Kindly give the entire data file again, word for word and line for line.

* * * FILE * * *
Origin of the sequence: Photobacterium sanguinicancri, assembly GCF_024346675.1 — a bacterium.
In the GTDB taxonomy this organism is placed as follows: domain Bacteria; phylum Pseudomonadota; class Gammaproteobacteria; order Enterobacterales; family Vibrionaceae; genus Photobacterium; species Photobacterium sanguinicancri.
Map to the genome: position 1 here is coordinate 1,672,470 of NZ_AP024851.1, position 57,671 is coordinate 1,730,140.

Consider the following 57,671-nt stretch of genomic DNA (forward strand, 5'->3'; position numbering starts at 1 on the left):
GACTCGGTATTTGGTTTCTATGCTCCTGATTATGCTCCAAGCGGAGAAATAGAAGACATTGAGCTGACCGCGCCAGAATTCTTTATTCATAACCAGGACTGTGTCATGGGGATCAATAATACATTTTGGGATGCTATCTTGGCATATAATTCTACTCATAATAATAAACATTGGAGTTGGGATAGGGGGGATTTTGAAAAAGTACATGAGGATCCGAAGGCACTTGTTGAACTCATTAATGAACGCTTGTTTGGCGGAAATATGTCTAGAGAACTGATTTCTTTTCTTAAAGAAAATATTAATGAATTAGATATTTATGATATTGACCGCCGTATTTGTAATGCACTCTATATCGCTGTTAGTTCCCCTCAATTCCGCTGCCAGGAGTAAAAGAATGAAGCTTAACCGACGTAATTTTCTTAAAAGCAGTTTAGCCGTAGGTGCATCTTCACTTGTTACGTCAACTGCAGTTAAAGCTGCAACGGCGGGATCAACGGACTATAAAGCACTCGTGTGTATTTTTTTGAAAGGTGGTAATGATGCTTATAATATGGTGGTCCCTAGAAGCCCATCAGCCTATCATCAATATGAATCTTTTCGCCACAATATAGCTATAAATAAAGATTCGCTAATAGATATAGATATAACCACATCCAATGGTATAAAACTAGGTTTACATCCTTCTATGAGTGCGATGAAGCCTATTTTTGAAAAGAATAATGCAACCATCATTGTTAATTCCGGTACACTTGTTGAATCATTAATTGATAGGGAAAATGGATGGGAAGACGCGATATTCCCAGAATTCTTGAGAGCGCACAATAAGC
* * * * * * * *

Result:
Origin of the sequence: Photobacterium sanguinicancri, assembly GCF_024346675.1 — a bacterium.
In the GTDB taxonomy this organism is placed as follows: domain Bacteria; phylum Pseudomonadota; class Gammaproteobacteria; order Enterobacterales; family Vibrionaceae; genus Photobacterium; species Photobacterium sanguinicancri.
Map to the genome: position 1 here is coordinate 1,672,470 of NZ_AP024851.1, position 57,671 is coordinate 1,730,140.

Consider the following 57,671-nt stretch of genomic DNA (forward strand, 5'->3'; position numbering starts at 1 on the left):
GACTCGGTATTTGGTTTCTATGCTCCTGATTATGCTCCAAGCGGAGAAATAGAAGACATTGAGCTGACCGCGCCAGAATTCTTTATTCATAACCAGGACTGTGTCATGGGGATCAATAATACATTTTGGGATGCTATCTTGGCATATAATTCTACTCATAATAATAAACATTGGAGTTGGGATAGGGGGGATTTTGAAAAAGTACATGAGGATCCGAAGGCACTTGTTGAACTCATTAATGAACGCTTGTTTGGCGGAAATATGTCTAGAGAACTGATTTCTTTTCTTAAAGAAAATATTAATGAATTAGATATTTATGATATTGACCGCCGTATTTGTAATGCACTCTATATCGCTGTTAGTTCCCCTCAATTCCGCTGCCAGGAGTAAAAGAATGAAGCTTAACCGACGTAATTTTCTTAAAAGCAGTTTAGCCGTAGGTGCATCTTCACTTGTTACGTCAACTGCAGTTAAAGCTGCAACGGCGGGATCAACGGACTATAAAGCACTCGTGTGTATTTTTTTGAAAGGTGGTAATGATGCTTATAATATGGTGGTCCCTAGAAGCCCATCAGCCTATCATCAATATGAATCTTTTCGCCACAATATAGCTATAAATAAAGATTCGCTAATAGATATAGATATAACCACATCCAATGGTATAAAACTAGGTTTACATCCTTCTATGAGTGCGATGAAGCCTATTTTTGAAAAGAATAATGCAACCATCATTGTTAATTCCGGTACACTTGTTGAATCATTAATTGATAGGGAAAATGGATGGGAAGACGCGATATTCCCAGAATTCTTGAGAGCGCACAATAAGC